Finding Your Feet Review
"The cinematic equivalent of a nice cup of tea and a biscuit "
There has been a boom of films that appeal to older audiences in the UK in recent years, comedies that cast prestigious actors and Finding Your Feet
is the latest film to follow this trend.
Sandra (Imelda Staunton) is a keep up with the Jones' type of woman who's humiliated when she finds out her husband has been having an affair for five years. She only has one person to turn to, her estranged older sister Elizabeth (Celia Imrie), or as she is more commonly known as, Biff. After some initial hostilities, Sandra becomes a part of Biff’s set of friends, joins their dance group and learns to have some fun.
Finding Your Feet
can be described as safe and cozy - a film that knows how to appeals to its target audience. When I went to see it I was probably the youngest member of the audience. The audience I watched it with enjoyed it, so on that level Finding Your Feet
Finding Your Feet
is predictable – the plot points and character arcs can be seen from miles away. So the key question is how entertaining and engaging the final product is and the answer is it is a solid enough film. There are witty lines sprinkled throughout the film and there was some sincerity behind its production.
The charity Age UK was mentioned during the film: they have promoted the film in their stores and act as a major catalyst to the plot. Because of their involvement, the film does focus on issues affecting elderly people, like isolation and depression. This gives the film more heart than some of its contemporaries and elevates it above some of the films that target the ‘grey pound’ market. Timothy Spall’s Charlie had a tragic subplot because his wife, Lilly (Sian Thomas) suffers from Alzheimer’s to the point that she doesn’t recognize him and he had to sell his home to pay for her care. Charlie, his friend Ted (David Hayman) and Sandra all suffer from depression in some form – Charlie admitted he took anti-depressants and still suffering from his wife’s rejection, Ted is grieving for his wife and Sandra drowns her sorrows in drink before becoming a part of the dance troupe.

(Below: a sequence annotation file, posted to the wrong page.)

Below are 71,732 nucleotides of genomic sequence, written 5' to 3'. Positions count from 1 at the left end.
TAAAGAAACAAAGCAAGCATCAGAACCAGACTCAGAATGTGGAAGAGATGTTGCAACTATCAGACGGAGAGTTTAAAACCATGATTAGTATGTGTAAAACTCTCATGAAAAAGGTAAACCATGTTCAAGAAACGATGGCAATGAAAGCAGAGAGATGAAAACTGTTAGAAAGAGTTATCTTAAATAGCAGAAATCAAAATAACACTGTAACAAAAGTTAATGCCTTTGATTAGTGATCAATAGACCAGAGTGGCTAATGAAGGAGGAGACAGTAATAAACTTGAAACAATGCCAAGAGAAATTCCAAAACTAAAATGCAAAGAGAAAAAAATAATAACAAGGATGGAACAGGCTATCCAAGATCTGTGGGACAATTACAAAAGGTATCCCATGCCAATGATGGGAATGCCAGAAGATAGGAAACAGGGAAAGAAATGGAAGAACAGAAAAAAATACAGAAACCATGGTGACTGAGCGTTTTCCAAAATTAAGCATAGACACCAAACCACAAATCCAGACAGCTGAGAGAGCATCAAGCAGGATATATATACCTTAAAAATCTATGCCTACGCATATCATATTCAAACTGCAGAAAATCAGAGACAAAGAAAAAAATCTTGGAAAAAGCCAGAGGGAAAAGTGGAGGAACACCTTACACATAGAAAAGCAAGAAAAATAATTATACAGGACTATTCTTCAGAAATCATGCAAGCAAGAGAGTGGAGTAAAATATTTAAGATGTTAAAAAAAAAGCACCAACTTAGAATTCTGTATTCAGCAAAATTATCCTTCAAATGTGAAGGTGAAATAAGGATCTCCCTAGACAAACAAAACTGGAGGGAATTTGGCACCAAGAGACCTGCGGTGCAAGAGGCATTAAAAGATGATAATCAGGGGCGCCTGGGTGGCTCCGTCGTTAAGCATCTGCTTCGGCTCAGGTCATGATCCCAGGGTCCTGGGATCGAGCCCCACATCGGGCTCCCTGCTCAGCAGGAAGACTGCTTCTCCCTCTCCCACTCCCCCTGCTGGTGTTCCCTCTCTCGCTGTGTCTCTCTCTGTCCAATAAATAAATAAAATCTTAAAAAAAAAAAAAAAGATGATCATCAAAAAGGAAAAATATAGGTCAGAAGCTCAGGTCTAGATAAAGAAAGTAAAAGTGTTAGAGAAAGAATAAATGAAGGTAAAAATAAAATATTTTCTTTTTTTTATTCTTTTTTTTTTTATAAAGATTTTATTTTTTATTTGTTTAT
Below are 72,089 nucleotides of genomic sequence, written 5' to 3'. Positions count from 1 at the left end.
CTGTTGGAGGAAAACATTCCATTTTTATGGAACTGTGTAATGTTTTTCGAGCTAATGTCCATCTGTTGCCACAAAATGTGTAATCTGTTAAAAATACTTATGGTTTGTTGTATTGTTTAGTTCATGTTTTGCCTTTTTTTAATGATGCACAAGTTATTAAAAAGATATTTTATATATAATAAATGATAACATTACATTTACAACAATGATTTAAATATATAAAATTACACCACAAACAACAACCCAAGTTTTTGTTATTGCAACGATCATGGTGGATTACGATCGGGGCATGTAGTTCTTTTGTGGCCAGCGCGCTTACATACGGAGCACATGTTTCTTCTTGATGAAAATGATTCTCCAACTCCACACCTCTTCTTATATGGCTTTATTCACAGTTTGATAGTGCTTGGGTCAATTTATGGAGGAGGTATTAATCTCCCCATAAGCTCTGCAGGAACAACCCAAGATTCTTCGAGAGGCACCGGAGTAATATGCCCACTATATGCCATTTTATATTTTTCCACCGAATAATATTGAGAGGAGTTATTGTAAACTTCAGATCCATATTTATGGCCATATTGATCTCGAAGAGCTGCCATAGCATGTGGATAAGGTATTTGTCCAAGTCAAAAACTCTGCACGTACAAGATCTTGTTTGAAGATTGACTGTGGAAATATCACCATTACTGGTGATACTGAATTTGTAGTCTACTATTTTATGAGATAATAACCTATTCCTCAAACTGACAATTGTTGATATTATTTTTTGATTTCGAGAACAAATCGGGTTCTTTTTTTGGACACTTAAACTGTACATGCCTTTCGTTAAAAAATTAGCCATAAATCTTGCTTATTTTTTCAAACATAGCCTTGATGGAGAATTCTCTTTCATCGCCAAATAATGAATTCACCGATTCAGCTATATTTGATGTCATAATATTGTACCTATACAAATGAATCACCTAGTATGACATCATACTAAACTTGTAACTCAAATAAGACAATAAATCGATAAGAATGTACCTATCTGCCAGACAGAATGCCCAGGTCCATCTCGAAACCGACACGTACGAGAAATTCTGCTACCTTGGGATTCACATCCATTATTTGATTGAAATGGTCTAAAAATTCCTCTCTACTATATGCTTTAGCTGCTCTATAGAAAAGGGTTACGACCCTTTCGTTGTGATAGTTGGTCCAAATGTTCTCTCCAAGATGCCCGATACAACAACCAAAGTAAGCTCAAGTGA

These 'grey pound' films also allow many older actors a chance to continue to lead a major film - nor can they be begrudged a paycheque. Staunton, Imrie, Spall and Hayman all had some juicy material to work with whilst Joanna Lumley is always a welcomed presence. Imrie as Biff is a child of the '60s and still lives the hippy lifestyle: she smoked weed, keeps active and has a Ban the Bomb poster - yet her flat is a pigsty. Staunton is portrayed as a bitchy version of Hyacinth Bucket - a snob who likes the finer things in life and desperate to keep her status and title. Sandra does have a softer side because she clearly loves her daughter and grandson, learns to loosen up and her nack for housework does give Biff's life some order.
Whilst the screenplay is cookie-cutter, its biggest problem was the outdated pop-culture reference. The reference to the Ice-Bucket Challenge is forgivable but when a small boy makes a reference to 'Gangnam Style' it makes it clear that the screenplay had been sitting on the shelf for a few years. The film also has the contrivance of the dance troupe being talent spotted and get to perform a routine at Rome - it would have been more believable if they got to perform on TV in the UK after their charity dance went viral, but it does allow for a change in scenery and I can hardly complain about seeing some tasty looking pizza, pasta and ice cream on screen.
Finding Your Feet
does what it sets out to do. People who like this type of film will enjoy Finding Your Feet